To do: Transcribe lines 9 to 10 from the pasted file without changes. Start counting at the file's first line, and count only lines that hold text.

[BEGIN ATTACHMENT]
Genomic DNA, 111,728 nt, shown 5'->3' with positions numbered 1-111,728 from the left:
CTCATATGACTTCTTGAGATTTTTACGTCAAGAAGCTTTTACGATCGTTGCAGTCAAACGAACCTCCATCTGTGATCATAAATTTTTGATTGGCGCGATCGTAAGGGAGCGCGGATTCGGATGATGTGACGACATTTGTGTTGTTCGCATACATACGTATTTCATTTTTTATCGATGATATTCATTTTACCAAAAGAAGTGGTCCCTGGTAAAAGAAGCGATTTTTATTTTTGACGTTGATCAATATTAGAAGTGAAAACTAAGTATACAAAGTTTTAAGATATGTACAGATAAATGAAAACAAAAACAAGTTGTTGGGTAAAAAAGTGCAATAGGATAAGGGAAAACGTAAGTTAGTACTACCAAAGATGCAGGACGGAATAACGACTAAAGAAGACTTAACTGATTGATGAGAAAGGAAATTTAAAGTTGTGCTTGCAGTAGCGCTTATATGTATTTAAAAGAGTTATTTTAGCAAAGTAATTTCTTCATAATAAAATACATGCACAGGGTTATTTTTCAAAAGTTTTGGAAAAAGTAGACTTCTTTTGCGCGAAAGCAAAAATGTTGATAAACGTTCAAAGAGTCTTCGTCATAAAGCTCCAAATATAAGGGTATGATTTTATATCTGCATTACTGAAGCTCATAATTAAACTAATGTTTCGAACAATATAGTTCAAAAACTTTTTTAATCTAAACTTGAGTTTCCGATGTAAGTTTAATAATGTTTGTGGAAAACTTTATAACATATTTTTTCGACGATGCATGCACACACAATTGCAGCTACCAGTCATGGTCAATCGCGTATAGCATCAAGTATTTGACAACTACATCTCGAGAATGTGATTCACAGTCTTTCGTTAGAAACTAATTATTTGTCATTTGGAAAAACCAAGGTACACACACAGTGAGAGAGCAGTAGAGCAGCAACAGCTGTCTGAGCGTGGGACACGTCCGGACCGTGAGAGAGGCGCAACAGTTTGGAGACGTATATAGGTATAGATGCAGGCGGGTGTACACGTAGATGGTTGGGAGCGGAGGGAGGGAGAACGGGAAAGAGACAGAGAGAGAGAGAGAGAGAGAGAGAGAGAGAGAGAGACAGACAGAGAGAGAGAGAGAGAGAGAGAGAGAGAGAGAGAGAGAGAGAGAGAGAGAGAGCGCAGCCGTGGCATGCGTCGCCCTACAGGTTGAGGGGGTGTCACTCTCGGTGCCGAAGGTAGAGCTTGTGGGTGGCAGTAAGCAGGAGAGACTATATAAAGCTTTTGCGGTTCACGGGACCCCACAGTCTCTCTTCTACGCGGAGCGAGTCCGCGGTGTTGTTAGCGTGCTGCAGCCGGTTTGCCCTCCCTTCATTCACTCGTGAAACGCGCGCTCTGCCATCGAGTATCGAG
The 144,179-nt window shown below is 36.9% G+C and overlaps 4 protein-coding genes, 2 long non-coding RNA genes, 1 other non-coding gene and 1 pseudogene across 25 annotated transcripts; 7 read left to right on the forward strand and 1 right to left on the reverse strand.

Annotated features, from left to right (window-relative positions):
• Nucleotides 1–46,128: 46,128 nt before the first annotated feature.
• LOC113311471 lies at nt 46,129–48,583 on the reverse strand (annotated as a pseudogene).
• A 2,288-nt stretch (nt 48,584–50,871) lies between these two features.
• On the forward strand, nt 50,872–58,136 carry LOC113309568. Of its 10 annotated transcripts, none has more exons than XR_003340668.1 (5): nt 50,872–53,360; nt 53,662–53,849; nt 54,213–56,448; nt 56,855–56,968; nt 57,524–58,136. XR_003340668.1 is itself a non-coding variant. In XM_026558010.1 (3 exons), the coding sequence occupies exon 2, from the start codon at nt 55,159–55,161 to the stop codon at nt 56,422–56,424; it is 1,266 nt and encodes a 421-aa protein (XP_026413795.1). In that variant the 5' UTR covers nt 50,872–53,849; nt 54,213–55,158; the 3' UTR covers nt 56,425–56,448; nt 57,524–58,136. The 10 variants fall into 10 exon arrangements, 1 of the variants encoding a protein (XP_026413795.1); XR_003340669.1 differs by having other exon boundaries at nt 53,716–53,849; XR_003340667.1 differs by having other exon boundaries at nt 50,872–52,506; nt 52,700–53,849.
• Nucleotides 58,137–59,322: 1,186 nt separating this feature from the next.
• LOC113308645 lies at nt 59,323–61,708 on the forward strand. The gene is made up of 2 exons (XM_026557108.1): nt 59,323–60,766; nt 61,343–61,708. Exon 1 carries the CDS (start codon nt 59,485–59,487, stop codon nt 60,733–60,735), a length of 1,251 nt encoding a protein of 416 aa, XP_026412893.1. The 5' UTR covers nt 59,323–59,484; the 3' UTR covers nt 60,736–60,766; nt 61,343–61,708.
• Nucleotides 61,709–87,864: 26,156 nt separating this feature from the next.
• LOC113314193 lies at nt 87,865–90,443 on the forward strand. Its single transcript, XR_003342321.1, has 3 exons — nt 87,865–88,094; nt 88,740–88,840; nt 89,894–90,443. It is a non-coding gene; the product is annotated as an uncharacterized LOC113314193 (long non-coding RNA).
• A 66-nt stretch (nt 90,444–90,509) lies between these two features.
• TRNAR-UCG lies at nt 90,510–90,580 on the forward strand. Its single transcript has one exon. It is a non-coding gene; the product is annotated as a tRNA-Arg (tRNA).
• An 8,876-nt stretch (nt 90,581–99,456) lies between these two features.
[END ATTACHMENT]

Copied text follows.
• Nucleotides 58,137–59,322: 1,186 nt separating this feature from the next.
• LOC113308645 lies at nt 59,323–61,708 on the forward strand. The gene is made up of 2 exons (XM_026557108.1): nt 59,323–60,766; nt 61,343–61,708. Exon 1 carries the CDS (start codon nt 59,485–59,487, stop codon nt 60,733–60,735), a length of 1,251 nt encoding a protein of 416 aa, XP_026412893.1. The 5' UTR covers nt 59,323–59,484; the 3' UTR covers nt 60,736–60,766; nt 61,343–61,708.